Lookie, if you have a Harley Davidson you can buy apparel with ’tude.
by Mary W Maxwell
Many is the tale about Man Haron Monis’ background. At the time he died he stood convicted of one crime – the one about sending letters to soldiers’ families. (The crime is based on misuse of the postal service!).
He also stood accused of being an accessory to the murder of his EXwife, and was on bail for that. We’ve read that charges have been laid as to sexual assaults that he made on clients who came into his “spiritual healing” business. I don’t know if that got as far as the courts – probably not as the alleged offenses occurred many years ago, outside the statute of limitations.
In any case, it came up at Amirah Droudis’ trial that while Monis was in prison he had the chance to attempt to hire a killer. No one has ever claimed that Monis put out a hit on his EXwife (at least that didn’t come up while I attended court). But a witnesses in the prison reportedly says that Monis asked someone to kill the partner of the EXwife.
Moreover, it was said in court, but no witness appeared for this bit, that Monis (when outside of prison) tried to “price” a hit on his sons’ grandparents! — that is, the Mom and Dad of EXwife. Hmm. It’s the rare son-in-law who would want to remove the best babysitters in the world – grandparents.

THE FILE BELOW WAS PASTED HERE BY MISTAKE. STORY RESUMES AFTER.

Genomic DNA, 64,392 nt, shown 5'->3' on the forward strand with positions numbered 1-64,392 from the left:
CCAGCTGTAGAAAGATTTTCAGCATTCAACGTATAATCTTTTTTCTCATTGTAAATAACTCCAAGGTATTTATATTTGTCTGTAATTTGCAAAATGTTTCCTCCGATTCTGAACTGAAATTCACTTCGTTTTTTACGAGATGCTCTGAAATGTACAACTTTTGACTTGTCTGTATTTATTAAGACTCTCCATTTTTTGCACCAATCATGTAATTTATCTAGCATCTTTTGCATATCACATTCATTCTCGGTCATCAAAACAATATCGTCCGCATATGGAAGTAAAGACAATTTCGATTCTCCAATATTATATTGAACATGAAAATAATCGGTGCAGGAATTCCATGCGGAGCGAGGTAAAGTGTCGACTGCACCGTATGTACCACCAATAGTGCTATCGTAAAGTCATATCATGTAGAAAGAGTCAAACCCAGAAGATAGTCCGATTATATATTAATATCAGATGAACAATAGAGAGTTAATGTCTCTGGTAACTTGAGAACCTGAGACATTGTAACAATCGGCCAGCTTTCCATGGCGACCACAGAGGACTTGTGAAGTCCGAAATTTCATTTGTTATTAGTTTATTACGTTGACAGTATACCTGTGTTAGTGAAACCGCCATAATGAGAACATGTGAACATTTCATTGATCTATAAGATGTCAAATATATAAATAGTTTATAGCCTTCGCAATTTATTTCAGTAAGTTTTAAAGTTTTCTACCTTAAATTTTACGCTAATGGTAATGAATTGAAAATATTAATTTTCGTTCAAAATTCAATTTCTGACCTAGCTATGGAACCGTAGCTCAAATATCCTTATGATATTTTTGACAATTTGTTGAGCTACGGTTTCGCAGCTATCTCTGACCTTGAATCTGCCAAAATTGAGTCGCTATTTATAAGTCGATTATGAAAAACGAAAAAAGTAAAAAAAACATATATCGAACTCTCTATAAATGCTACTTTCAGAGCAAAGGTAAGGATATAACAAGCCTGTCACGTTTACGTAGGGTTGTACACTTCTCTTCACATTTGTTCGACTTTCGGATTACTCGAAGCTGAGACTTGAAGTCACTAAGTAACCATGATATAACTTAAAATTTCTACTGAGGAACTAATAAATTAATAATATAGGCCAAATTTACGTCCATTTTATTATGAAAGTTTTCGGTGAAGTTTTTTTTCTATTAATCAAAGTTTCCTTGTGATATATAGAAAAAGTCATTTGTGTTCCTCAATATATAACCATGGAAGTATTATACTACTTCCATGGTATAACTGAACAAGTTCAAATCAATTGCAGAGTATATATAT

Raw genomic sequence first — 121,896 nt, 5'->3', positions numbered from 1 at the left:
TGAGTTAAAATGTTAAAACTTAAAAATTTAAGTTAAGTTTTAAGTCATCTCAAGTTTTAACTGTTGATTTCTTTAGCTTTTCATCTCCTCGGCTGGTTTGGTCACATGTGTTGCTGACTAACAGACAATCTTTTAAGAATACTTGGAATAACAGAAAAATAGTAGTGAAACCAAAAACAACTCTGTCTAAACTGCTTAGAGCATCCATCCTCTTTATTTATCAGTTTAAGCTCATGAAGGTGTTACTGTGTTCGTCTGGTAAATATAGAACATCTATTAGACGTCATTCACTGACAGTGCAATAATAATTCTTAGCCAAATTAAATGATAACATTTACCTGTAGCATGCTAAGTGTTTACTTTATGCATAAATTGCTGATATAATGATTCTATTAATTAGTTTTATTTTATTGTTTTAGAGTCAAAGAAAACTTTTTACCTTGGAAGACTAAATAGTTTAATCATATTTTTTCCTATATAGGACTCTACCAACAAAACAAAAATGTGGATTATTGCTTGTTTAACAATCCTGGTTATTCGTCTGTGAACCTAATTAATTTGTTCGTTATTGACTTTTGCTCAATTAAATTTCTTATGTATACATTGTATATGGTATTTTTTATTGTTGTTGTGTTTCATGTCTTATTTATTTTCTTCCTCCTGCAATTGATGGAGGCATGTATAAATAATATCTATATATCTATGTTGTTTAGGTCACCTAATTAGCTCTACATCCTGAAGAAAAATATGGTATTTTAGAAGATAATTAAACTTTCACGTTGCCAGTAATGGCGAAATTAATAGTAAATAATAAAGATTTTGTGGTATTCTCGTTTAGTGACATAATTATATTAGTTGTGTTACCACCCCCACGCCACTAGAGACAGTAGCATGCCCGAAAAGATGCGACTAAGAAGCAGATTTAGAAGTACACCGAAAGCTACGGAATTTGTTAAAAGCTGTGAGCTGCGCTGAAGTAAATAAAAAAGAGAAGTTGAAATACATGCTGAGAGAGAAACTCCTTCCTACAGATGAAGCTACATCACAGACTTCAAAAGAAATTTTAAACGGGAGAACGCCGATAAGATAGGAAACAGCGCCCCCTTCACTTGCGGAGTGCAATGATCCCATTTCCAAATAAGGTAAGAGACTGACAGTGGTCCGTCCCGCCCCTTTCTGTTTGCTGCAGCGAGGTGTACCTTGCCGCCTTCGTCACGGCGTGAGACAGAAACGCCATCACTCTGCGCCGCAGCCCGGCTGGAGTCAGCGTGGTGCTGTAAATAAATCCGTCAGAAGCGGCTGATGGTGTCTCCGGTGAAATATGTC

It worries me that none of this hire-a-killer gossip was put to the test of cross-examination. It could all be nonsense. And someday the boys may have to cope with all that gossip. Zheesh!
(Think about it, your Dad was accused of masterminding the stabbing of your Mom, and he also considered getting rid of your two grandparents and your step-father).
The Rebels Bikies Gang
The prosecutor, Mr Tedschi (he of the special wig) — or maybe it was the Defender, Mr Ierace (similar wig) — brought to the witness stand a police detective, Melanie Staples, to report on Monis’ attempts to join the Rebels.